Google Fiber launches fellowship in Charlotte to achieve digital inclusion

Google Fiber launches fellowship in Charlotte to achieve digital inclusion

CHARLOTTE, NC (Sarah Chaney/The Charlotte Observer) - Technology giant Google and the Nonprofit Technology Network on Thursday launched a fellowship program in Charlotte and seven other metro areas with the goal of helping people who have limited digital access.

The Digital Inclusion Fellowship will pair 16 people with local community organizations in eight metro areas where Google is installing new high-speed fiber networks. The fellows will spend a year developing digital inclusion programs.

In Charlotte, the two fellows will work with the Charlotte Mecklenburg Library and the Urban League of Central Carolinas.

The library fellow will build a "digital citizenship program" designed to assist new Internet users at the library branches with online tools. Google said. The Urban League fellow will, among other projects, create and build a computer skills course and help clients take their GEDs online.

Andrew Bentley, Google Fiber's national digital inclusion program manager, said the company selected these two organizations because they have strong motives to collaborate.

"We're looking for grassroots and solid organizations in Charlotte that provide services for under-served communities, and these two fit the bill," Bentley said.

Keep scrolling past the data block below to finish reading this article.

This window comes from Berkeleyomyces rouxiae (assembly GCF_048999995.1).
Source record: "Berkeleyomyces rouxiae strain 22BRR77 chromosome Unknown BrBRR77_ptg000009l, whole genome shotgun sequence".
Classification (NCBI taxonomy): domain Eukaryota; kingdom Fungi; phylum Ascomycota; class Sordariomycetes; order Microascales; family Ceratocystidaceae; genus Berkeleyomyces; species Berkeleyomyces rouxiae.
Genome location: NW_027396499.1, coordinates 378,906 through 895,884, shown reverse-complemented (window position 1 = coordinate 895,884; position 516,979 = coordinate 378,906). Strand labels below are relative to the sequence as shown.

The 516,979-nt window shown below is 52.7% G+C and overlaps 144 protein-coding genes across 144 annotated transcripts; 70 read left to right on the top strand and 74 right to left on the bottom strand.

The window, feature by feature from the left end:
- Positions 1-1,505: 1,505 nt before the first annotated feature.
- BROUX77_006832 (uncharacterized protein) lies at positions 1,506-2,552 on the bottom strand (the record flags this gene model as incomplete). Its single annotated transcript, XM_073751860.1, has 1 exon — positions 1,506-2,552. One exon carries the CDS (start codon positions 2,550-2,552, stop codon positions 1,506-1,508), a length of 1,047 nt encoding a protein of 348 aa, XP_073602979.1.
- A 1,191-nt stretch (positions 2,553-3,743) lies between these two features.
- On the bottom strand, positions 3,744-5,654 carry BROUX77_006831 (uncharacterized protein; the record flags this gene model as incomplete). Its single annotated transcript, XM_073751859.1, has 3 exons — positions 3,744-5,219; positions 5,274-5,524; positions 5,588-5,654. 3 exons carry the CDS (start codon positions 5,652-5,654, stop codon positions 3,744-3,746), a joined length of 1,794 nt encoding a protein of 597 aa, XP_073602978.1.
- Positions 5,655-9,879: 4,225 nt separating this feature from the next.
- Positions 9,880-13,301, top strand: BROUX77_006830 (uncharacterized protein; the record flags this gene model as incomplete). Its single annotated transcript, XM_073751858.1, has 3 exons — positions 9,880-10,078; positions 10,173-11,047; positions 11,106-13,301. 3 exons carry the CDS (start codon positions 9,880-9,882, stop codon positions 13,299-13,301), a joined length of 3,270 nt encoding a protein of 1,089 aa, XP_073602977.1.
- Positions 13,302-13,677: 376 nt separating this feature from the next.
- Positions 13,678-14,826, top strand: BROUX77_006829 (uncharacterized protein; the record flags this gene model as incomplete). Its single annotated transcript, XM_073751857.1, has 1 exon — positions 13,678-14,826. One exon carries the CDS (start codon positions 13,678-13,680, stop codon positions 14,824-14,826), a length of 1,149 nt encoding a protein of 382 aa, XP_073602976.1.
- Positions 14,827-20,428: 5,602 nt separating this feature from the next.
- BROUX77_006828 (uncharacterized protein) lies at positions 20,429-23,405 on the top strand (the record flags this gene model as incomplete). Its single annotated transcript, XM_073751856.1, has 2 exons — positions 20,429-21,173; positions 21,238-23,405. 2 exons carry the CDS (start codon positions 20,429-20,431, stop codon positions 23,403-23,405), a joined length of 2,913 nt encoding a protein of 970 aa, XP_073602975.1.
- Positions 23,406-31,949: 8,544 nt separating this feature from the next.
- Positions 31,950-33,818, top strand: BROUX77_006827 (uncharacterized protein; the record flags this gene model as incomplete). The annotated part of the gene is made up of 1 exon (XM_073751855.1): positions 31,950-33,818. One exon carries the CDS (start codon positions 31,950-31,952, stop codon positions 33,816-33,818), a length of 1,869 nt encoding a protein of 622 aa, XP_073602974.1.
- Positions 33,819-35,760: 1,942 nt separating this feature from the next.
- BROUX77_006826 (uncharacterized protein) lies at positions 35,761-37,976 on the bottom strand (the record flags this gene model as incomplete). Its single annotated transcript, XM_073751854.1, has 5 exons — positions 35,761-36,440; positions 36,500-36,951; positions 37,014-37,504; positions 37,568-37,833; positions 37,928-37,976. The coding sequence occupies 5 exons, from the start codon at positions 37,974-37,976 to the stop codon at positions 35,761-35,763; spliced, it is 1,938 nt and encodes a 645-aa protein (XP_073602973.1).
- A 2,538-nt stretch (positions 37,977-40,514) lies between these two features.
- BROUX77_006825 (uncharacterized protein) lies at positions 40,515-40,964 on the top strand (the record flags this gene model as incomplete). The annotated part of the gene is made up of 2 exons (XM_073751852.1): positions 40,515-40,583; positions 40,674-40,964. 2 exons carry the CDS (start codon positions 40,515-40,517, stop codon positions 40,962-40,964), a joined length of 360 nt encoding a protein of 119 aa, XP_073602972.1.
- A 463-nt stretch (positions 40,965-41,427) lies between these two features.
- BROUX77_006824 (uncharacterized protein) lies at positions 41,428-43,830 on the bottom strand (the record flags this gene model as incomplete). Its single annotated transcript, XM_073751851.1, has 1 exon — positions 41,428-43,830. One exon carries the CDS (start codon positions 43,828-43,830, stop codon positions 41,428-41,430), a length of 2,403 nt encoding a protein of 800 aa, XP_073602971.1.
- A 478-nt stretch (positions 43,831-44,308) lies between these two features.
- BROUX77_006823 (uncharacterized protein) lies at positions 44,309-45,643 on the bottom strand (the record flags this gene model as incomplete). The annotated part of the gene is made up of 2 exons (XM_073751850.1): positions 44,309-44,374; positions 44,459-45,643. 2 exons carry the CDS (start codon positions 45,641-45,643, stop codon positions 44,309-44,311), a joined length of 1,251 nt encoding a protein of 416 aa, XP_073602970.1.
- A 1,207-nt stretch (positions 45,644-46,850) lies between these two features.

Google Fiber is looking for fellows who have excellent communication skills, as well as five to seven years of experience working in nonprofits or community organizations. All fellows will have full-time, salaried positions of $33,000 and receive benefits such as health care and vacation.

To apply, interested fellows must complete an application online. Applications will be taken through June 10.

Mountain View, Calif.-based Google announced in January that Charlotte was among the next cities where it will be installing its high-speed Internet service.

When the company launched its first fiber service in the Kansas City area, Google faced criticism because economically disadvantaged neighborhoods were slow to sign up. In Charlotte, Google has said it will work to bridge the digital divide, offering affordable basic service packages, providing free service to community groups and by promoting connectivity.